In the wake of that mess with John Galliano at Dior, what could be more refreshing than a designer who doesn’t draw any attention to herself, doesn’t seek the spotlight, and doesn’t design clothes to be editorialized and then forgotten? Nothing, that’s what. Which is probably why this extremely rare interview with Celine designer Phoebe Philo (who fits the anti-Galliano bill to a T) was arranged. Philo, whose brand is owned by the same people who used to employ Galliano, is extremely press shy, but you can see why Bernard Arnault and the rest of her bosses at LVMH would want her to talk about herself in a widely-circulated publication. She’s a talented designer, a wife and mother, and an uncompromising manager who gets things done. And her clothing empowers the women who wear it to do the same.
Philo sat down with The Independent to talk about how she transformed not only Chloe, which she took over in 2001, but also Celine, where she signed on as creative director in 2008. Since then, the brand has blossomed under her no-nonsense direction, primarily because her simple, stripped back clothing made sense for women who didn’t want to make brash displays of their wealth at a time when the world would have hated them for it. Philo says she’s making clothes, not showpieces, and she can’t be bothered with the spectacle of being a fashion designer. So she doesn’t let it get to her. Take in our favorite parts of the interview, below.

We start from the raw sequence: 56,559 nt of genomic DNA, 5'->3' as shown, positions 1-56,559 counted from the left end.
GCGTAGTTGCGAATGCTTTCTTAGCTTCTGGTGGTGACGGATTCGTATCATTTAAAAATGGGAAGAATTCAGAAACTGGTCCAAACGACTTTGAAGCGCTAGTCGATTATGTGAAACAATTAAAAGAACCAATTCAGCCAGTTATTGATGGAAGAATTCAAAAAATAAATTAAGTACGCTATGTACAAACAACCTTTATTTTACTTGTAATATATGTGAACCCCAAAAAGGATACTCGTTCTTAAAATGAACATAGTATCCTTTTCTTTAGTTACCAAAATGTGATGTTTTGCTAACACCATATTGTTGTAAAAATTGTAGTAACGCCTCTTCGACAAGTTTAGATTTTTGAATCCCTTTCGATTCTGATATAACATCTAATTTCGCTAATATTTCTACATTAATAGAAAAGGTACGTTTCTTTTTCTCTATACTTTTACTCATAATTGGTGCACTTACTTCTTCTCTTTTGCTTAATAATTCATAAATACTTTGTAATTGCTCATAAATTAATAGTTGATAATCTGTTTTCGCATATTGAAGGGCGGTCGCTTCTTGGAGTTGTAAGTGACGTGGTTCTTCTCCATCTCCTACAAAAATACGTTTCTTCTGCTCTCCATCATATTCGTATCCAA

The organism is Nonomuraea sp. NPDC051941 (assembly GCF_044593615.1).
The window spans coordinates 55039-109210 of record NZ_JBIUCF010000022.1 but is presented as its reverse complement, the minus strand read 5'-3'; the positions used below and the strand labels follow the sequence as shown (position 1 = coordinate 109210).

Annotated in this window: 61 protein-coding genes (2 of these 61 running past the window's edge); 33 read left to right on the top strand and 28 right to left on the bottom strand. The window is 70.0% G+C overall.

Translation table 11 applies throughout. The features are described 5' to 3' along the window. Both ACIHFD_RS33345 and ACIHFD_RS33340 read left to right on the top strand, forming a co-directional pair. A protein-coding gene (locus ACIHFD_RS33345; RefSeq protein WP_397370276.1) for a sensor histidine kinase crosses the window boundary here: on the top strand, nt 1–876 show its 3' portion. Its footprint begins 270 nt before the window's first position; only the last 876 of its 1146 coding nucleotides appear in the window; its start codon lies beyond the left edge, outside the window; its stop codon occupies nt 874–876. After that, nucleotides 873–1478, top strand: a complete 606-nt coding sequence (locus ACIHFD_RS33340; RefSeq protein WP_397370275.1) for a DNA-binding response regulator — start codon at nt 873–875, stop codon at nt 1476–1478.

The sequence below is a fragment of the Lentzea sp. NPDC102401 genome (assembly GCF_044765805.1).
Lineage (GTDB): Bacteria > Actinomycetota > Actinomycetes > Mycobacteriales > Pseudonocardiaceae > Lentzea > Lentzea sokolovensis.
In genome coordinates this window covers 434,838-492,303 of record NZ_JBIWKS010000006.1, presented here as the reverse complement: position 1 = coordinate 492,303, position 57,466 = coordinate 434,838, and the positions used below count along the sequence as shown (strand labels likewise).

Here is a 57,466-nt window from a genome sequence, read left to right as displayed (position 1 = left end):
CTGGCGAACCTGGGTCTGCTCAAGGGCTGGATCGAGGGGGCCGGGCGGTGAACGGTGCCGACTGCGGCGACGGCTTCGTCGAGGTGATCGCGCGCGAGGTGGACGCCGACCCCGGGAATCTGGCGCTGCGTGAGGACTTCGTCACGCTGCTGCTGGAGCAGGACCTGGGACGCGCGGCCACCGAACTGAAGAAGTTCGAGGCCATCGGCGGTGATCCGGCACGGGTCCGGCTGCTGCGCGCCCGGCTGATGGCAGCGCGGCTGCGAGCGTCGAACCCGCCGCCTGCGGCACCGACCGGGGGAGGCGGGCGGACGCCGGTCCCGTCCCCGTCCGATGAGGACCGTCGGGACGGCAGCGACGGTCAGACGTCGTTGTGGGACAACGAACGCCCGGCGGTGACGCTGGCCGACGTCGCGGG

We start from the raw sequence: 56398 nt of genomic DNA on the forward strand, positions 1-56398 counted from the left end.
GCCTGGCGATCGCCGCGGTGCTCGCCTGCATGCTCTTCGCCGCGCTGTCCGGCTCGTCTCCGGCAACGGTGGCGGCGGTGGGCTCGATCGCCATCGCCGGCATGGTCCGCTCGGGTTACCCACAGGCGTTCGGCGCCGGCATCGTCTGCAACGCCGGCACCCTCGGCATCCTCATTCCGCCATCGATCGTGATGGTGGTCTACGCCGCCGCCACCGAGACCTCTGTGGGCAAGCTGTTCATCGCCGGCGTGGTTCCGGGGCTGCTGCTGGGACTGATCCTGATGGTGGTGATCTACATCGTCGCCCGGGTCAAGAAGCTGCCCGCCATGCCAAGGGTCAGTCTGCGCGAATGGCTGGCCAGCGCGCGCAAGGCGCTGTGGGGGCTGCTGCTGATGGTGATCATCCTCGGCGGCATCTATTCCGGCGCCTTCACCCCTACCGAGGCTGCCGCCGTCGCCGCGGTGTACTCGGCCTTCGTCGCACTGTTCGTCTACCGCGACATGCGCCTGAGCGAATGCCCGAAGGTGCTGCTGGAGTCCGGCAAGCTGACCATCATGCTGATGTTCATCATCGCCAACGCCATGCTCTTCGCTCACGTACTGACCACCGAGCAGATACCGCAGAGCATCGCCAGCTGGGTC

On her design philosophy:
“What I love is this idea of a wardrobe,” says Phoebe Philo, “the idea that we’re establishing certain signatures and updating them, that a change in colour or fabric is enough. I do think that the world doesn’t need many more frivolous bits and bobs that end up left in cupboards or landfills.”
On working 9 to 5:
Philo insists on a reasonable working day. “I think that’s a discipline I’ve taught myself,” she says. “We’re just organised. Everybody in this building knows when I arrive and when I leave and the important things are done within those hours. That’s just the way it is. And it works.
“I have a fantastic team and it’s much easier having children, because that creates a natural limit. If I have a good time with them before they go to sleep, it’s worth everything to me.”
On why she hates talking to journalists:
“I think that the clothes say it all much better than I can. I always find it strange after a show when everybody comes backstage and says: ‘What was it all about’? It’s like: ‘You’ve just seen it. What do you mean?’ My instinct is to say: ‘What did you think? What did you get from it?’ And yet they want you to fill in even more.
“To me, the show is quite a complete story. There’s nothing more for me to say and, anyway, it doesn’t matter what it was meant to say. It’s out there. It can be whatever anyone watching it thought it was, surely.”
Spoken like a real artist. Philo doesn’t mention Galliano, Arnault or Kanye West, who’s one of her biggest fans, in the interview, and maybe that’s part of the mystique. Let the clothes speak for themselves. Take a look at the rest of the interview here.